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Problematising labour migration in Southern Africa

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Problematising labour migration in Southern Africa

Based on a review of existing regional attempts to manage labour migration in key regions of the world, Nshimbi and Fioramonti (2013, p. 50) highlight several possible implications for regional integration and migration management in Southern Africa.

      • The level of economic development of a region and the degree of similarity of economic development of neighbouring countries within the region shape the ease with which it can handle cross border labour mobility. Even in cases of similar development levels (e.g. EU) within a region, governments have been allowed to slow the pace at which full integration of labour markets takes place.

      • Some policies within a region clearly aim at complete free movement for citizens and others aim at managed migration of specific categories of workers.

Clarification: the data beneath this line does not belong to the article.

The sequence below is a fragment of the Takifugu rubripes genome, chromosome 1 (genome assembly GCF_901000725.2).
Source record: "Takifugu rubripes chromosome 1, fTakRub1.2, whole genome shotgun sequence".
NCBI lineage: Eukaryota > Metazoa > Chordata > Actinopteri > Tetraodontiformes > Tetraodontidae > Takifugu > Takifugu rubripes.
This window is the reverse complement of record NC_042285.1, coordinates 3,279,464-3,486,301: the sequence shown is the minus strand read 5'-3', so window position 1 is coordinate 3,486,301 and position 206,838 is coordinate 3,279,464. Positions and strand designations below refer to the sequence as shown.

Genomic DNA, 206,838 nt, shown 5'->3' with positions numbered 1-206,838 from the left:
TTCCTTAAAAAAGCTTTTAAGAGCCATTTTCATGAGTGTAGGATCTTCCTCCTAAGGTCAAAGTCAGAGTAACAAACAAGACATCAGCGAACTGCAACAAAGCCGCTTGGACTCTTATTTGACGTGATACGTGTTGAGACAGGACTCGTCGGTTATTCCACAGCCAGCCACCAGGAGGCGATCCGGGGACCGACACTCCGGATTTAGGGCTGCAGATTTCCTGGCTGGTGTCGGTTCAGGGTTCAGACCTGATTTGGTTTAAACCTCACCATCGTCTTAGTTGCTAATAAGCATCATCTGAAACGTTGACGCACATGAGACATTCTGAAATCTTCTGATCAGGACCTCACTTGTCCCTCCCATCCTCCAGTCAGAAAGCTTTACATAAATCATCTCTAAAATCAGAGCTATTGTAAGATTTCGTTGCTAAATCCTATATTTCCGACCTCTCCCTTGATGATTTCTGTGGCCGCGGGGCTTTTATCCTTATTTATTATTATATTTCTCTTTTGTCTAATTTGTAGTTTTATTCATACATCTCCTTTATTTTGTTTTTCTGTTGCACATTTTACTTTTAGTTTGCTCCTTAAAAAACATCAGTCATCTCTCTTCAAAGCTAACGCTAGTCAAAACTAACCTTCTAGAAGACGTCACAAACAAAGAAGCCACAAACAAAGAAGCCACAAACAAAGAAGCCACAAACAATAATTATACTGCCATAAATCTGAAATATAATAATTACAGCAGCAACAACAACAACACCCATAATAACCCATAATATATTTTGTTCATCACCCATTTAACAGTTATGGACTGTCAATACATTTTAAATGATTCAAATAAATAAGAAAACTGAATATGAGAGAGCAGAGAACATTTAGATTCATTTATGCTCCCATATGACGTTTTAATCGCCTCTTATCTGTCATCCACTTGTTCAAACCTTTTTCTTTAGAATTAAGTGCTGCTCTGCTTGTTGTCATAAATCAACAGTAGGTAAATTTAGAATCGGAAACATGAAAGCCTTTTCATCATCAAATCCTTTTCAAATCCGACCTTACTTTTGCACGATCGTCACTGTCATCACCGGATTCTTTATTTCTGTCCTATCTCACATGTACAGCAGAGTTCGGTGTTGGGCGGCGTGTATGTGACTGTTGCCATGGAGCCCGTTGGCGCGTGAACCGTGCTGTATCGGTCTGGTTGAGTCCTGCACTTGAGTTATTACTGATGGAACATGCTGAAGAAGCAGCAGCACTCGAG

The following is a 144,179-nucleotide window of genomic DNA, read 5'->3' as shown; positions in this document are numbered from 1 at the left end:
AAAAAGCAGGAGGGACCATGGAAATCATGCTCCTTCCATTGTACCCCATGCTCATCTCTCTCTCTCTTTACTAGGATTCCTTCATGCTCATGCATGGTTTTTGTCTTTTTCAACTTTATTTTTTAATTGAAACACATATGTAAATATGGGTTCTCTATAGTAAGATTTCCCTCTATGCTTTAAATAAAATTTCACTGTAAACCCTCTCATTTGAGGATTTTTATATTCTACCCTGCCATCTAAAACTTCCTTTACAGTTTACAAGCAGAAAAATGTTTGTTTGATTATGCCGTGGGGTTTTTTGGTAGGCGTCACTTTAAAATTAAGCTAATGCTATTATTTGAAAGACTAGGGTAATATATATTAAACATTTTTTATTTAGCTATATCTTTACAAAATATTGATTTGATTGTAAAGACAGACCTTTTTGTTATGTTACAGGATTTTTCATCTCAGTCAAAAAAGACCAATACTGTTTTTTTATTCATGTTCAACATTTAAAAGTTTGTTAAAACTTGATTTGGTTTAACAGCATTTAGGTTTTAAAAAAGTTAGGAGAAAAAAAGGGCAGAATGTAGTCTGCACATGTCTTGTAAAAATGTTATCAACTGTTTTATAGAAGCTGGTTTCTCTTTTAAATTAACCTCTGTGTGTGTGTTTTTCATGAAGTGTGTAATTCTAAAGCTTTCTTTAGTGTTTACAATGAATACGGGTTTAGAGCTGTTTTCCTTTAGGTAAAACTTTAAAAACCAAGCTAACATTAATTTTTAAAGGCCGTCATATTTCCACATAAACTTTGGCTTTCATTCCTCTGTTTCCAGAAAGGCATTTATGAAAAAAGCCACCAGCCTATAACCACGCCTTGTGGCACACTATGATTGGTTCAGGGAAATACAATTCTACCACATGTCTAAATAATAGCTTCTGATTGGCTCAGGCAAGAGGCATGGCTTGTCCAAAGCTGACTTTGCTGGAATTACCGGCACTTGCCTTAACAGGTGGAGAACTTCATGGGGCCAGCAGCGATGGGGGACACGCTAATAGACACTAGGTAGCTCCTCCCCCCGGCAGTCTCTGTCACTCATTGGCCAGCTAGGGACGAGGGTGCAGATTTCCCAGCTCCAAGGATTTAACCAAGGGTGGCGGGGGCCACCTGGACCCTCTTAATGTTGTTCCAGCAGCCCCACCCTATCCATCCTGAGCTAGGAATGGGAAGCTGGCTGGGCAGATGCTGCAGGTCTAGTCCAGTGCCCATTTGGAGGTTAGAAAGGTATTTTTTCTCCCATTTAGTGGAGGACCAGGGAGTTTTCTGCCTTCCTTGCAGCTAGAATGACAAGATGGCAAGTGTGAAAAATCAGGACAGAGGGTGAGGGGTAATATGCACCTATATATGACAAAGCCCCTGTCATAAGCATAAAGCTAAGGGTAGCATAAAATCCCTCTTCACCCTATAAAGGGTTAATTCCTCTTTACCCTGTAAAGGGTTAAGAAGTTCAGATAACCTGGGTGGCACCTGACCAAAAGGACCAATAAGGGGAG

• Many regional labour market regimes focus on skilled migration and link this to the recognition of qualifications. Separating out policies on free movement of citizens and formal workers from the regulations covering movements of asylum seekers and refugees has enabled the EU and other regions to facilitate labour migration from within, while acting as a regional ‘fortress’ against third-country nationals.

      • The EU is exceptional in the way it has evolved its regional migration governance policies and system from free movement of labour to EU citizenship and associated benefits and rights to work and establishment.

      • ECOWAS emerges as a best practice for SADC. ECOWAS has the most advanced and best-implemented migration regime in Africa, with categorical legislation and evident commitment to free movement of labour, as an essential element to the Common Market goal, is informative to the SADC.

SADC has significantly progressed towards establishing a free trade area (FTA). However, SADC is the only REC in Africa that has “refused to endorse the general idea of free movement of persons within the community” (Oucho and Crush, 2001, p. 142). Therefore, what systems define regional labour migration in Southern Africa?

    1. Objectives of the study

This paper provides an overview of migration and labour policies in Southern Africa through a comparative analysis of a sub-set of Southern African countries. Within this overall framework the paper specifically aims: